Something may have been lost in this week's brief media frenzy over "seat-gate" -- the much discussed incident where Comcast hired people off the street to keep out the public from Monday's FCC hearing in Boston.
But while Comcast's seat-warmers slept, a collection of Cambridge scholars, Internet advocates, industry leaders, engineers and policymakers nearly all agreed that Internet blocking has serious consequences for each and every one of us.
Cohen sets a high bar with that denial, especially since extensive testing has shown exactly the opposite to be true.
"There a single fact here that [Comcast] cannot deny," explained Columbia Law Professor Tim Wu during Monday's hearing. "Users of the Internet sought to use an application in a certain way, and they were blocked."
This view was supported by David Reed of MIT's Media Lab, who had also experimented with popular file-sharing applications and found that Comcast was duping users with forged network transmissions that cut off their connections. "Comcast's secretive attempt to apply non-standard management practices creates serious problems," he said before the FCC.
Comcast's Cohen said that these were probably just minor glitches at the engineering level and then declared that his engineers just ran a test of the BitTorrent file-sharing application and found there to be no blocking, "no problem."
This sounds familiar. For several years now, big phone and cable have claimed that Net Neutrality was "a solution in search of a problem."
But the problem is clear. The phone and cable companies are telling us they want to discriminate.
The top executives of major telecom companies have stated clearly in the pages of BusinessWeek, the Wall Street Journal and the Washington Post that they would like to favor certain content over others.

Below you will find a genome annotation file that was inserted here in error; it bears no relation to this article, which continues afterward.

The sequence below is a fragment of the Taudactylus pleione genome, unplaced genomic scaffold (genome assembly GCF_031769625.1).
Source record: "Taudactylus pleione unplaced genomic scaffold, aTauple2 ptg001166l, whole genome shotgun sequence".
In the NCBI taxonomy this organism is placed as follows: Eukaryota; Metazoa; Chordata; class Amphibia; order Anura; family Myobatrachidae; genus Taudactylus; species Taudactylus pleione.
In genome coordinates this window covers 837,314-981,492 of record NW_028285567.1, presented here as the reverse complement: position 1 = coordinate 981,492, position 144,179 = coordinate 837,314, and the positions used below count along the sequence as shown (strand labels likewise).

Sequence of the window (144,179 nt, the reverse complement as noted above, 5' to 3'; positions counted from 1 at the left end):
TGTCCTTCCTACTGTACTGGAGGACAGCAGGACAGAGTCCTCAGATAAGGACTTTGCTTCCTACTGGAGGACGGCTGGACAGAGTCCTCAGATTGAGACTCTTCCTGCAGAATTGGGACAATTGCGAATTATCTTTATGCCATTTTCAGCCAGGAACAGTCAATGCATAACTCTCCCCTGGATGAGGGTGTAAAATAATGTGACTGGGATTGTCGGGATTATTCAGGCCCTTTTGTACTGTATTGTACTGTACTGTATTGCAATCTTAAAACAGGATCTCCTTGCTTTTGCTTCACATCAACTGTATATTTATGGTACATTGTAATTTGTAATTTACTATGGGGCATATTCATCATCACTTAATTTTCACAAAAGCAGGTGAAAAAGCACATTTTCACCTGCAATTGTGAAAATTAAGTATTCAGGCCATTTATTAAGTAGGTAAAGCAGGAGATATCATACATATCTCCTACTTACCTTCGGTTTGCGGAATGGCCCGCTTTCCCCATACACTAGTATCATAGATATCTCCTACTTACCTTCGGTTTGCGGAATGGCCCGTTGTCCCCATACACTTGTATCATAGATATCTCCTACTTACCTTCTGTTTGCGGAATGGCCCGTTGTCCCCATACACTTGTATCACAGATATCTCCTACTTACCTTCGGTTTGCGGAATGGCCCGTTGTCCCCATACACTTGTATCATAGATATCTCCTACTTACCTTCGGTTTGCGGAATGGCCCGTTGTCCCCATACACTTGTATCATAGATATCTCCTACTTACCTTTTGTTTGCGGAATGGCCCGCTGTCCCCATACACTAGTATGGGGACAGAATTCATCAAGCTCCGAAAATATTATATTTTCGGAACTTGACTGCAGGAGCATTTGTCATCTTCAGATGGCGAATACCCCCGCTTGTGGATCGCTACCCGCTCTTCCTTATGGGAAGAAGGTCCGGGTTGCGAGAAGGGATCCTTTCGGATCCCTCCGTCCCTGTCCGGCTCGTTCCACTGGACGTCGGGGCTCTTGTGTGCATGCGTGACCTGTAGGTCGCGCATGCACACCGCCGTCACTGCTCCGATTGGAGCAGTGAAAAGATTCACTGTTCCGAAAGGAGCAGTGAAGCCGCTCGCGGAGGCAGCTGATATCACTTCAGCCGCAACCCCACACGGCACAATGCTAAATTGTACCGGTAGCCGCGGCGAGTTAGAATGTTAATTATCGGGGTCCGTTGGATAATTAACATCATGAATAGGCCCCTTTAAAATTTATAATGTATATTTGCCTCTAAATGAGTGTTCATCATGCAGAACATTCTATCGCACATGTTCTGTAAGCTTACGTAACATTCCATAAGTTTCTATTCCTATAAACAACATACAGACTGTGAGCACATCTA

And they're already doing it. In just the past few months, in addition to Comcast's assault on competing file-sharing applications, Verizon has blocked text messages sent by NARAL Pro-Choice America to its own members, and AT&T is hatching launched plans to filter and inspect all Web traffic for perceived copyright infringements.
Against this backdrop, the Boston hearing will be seen as a call to arms in the struggle over the freedom of the Internet.
It's what my colleague Ben Scott often calls a "clash of civilizations." At stake is whether the Internet will be open, neutral and accessible to all -- or a closed network controlled by a handful of gatekeepers with dreams of monopoly power.
Getting Gatekeepers Out of Our Way
In Boston it became clear to everyone that companies like Comcast seek ultimate control over this most democratic of media and the new economies it will foster.
"Let's bear in mind that the Internet is the communications network that is quickly becoming the backbone for all the other communications networks that Americans use," FCC Commissioner Michael Copps said in Boston. "In other words, how all of this turns out is a very, very big deal for each and every one of us."
Put into those terms it's probably easier to understand why Net Neutrality is so critical. People need to control their ability to speak out, innovate and spread new ideas without the fear that a company like Comcast, Verizon or AT&T will yank the chord.
In Boston, Harvard Law professor and network guru Yochai Benkler put it best: "Once you stop looking through the blinders of people trained in 20th Century business models, the Internet is about people connecting to each other, to chat about the silly and the profound, to create together and to organize, to transact and to tell each other stories about who we are, and how are lives might become."
Professor Benkler added that ISPs must understand that this open, user-driven model is the future of the Internet, "or else get out of the way."
We're the Deciders
That the Boston hearing was marred by Comcast's efforts to stack the crowd in its favor -- leaving concerned citizens out in the cold -- demonstrates again why we can't trust these types of companies with an Internet that is vital to our democracy and prosperity.
Those who should ultimately decide the Internet's future are people like you and me -- everyone who uses the Internet every day and in every way. That's why every citizen needs to get involved right now.
On Capitol Hill, Congressmen Ed Markey and Chip Pickering have introduced the bipartisan "Internet Freedom Preservation Act" (HR 5353) that would establish Net Neutrality protections for the next generation of Internet networks. Supporting this bill is a good place to start.